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As Microsoft's consumer champion Panos Panay departs, so does its soul

Panos PanayImage: Mark Hachman / IDG

“Panos Panay” may not be an anagram for “passion,” but at Microsoft, it was pretty darn close.

Panos Panay, the chief product officer for Microsoft, unexpectedly stepped down on Tuesday, after serving nearly twenty years at the company. Panay rose to the ranks of chief product officer, overseeing the development of Windows and its complementary Surface PC line. Interestingly, Panay gave no specific reason for leaving, and at press time had only posted a single message announcing his departure on Twitter/X.

Even more interestingly, Panay had originally said he would oversee the launch of Microsoft’s next Surface devices at an event this week, on Sept. 21. It’s not clear when Panay’s final day will be, but it’s almost certain that he will hand off presentation duties to someone else. According to an internal memo that Microsoft made public, Mikhail Parakhin, who heads up Bing and Bing Chat, will oversee a new Windows and Web Experiences team. Surface appears to still be under the leadership of Pavan Duvuluri, the current general manager of Surface and the head of Windows Silicon and Systems Integration. Yusuf Mehdi, Microsoft’s consumer chief, will still handle external OEM relationships and will probably oversee the Surface event.

So is Panay’s departure a positive or a negative for Microsoft? It’s an opportunity, but one Microsoft probably won’t take.

We spent considerable time outlining the problems with Surface earlier this year. To recap: Microsoft’s Surface hardware has become stale, just recycling product after product with nary a change besides the internal configuration and a tweak to the external ports. Competitors are leading the way. (To be fair, those competitors complained vehemently when Microsoft first launched Surface, believing that Microsoft would exercise the unfair advantage of being intimately close to its Windows team.) And, of course, we weren’t sure how Microsoft would design a PC for the AI age.

It appears that Microsoft is pushing the latter point hard. By making Parakhin the Windows chief, the role of AI becomes prominent. It seems likely that Windows Copilot, the AI-powered tool that (let’s face it) is currently rather dumb, will steadily improve and begin to take over more and more within Windows itself.

Will Microsoft head in the right direction?

Fresh blood is always a chance for improvement and change. But Microsoft doesn’t usually change in the direction we want.

Panay and Mehdi are the two most prominent consumer voices at Microsoft. One just left. But Panay was always the person that was synonymous with new experiences, emphasizing the person as much as the product. His sometimes tearful presentations showcased both his family as well as the family of devices that he introduced to the world. Panay struck me as a man who believed strongly in what he did, and convinced management to try new things, such as all of the various iterations of the Surface lineup.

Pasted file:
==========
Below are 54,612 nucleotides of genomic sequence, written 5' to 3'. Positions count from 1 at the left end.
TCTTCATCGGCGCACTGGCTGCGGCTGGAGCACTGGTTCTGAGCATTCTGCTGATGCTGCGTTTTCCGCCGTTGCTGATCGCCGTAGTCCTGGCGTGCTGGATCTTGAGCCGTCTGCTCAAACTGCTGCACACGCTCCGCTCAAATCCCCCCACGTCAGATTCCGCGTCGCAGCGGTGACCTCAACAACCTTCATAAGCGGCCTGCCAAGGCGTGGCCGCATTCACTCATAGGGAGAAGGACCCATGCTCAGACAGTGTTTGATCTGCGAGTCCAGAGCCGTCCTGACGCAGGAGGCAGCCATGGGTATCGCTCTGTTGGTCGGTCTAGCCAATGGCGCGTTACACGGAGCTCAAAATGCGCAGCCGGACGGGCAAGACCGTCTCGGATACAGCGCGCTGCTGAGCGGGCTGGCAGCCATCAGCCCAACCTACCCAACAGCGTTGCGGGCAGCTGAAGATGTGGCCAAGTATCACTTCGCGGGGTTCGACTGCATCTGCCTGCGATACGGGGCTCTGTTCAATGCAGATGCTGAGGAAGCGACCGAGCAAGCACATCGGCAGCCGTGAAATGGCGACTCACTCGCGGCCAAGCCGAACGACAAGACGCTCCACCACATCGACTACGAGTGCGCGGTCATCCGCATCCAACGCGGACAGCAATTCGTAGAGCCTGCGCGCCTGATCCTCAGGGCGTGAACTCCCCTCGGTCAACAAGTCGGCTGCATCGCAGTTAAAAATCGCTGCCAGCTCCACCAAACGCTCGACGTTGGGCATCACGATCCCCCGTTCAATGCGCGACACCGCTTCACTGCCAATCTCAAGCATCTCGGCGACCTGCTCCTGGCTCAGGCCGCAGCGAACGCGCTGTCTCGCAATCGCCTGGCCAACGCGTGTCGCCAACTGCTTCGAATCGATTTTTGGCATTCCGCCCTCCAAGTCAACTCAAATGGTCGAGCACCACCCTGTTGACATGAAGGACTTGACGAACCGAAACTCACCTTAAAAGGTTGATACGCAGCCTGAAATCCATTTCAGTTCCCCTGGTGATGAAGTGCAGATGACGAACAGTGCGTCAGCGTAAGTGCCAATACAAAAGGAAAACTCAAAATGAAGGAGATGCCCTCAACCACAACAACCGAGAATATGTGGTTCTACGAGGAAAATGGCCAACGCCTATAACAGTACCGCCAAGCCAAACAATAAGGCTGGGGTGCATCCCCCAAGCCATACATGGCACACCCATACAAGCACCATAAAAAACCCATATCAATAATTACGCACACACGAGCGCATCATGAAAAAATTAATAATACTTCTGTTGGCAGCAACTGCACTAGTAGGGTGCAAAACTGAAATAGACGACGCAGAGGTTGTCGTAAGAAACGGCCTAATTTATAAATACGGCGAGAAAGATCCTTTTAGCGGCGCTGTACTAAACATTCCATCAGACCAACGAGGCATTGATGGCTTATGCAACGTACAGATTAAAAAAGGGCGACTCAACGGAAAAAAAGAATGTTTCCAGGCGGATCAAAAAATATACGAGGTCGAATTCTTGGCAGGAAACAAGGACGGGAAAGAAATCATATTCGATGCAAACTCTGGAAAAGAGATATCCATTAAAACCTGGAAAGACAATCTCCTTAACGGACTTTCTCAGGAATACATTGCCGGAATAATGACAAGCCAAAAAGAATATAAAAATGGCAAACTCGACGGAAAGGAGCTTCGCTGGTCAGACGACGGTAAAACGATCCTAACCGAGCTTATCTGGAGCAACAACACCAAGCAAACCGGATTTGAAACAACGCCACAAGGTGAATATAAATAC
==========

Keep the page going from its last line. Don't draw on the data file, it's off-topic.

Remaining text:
Unfortunately, many weren’t successful (Surface Neo, Surface Duo) or not obviously so (the Surface Laptop Go, among others), though there are certainly plenty of strong Surface hits. Regardless of success or failure, however, Surface devices have always been impeccably designed, and thanks in part to Panay’s pumped-up product reveals, they always seemed to have heart, a reason to exist. Panay was a passionate voice for the consumer.

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Mehdi has traditionally taken a safer, more corporate approach.

Now, Microsoft and Duvuluri could take this opportunity to revamp Surface: change its design, freshen up its product categories. Where’s our Xbox gaming PC? We could have a fresh, bright Microsoft, bringing some of the fun back. Why not a Steam Deck-like mobile gaming PC, too?

Nah.

I suspect the opposite will happen: Microsoft will start quietly trimming some of the experimental Surface lines we’ve seen in the past, probably returning to some sort of a Surface Pro/Surface Laptop duopoly, with some third device (either a Surface Go or subsequent Surface Laptop Studio iterations) for creatives. That’s it.

Microsoft’s quarterly earnings continue to be dominated by the cloud, especially Azure. The PC business has always been a rocky road. Microsoft 365 subscriptions have taken off in recent years, and Microsoft wants to sign customers up for Microsoft 365 Copilot AI subscriptions, too, at a whopping $30 per user per month. The message here is that Microsoft wants you to sign up for as many recurring subscriptions as your wallet will bear. Expect business to be the focus, not consumers.

Panos Panay has (had?) a voice. A soul. Bing Chat once did too, and Microsoft’s Parakhin killed it. It’s now just a bland AI assistant. Anyway, Microsoft is clearly more interested in AI that helps businesses make money. And why not? That’s where the money actually is, after all.

I think we should all ask the question: Did Panos leave because he felt his work was done? Or because he believed that Microsoft wouldn’t be able to progress any further? It’s tough to ask consumers to believe in the products Microsoft will introduce this week when their champion has departed the field.

Bloomberg reports that Panay is headed to Amazon, to oversee its Alexa division and its related devices.

As PCWorld’s senior editor, Mark focuses on Microsoft news and chip technology, among other beats. He has formerly written for PCMag, BYTE, Slashdot, eWEEK, and ReadWrite.

Recent stories by Mark Hachman:

Dell hack: Personal info of 49 million customers allegedly breachedFinland’s ‘Windows95man’ is taking Eurovision by stormMicrosoft’s Copilot AI is stealing one of Midjourney’s best features

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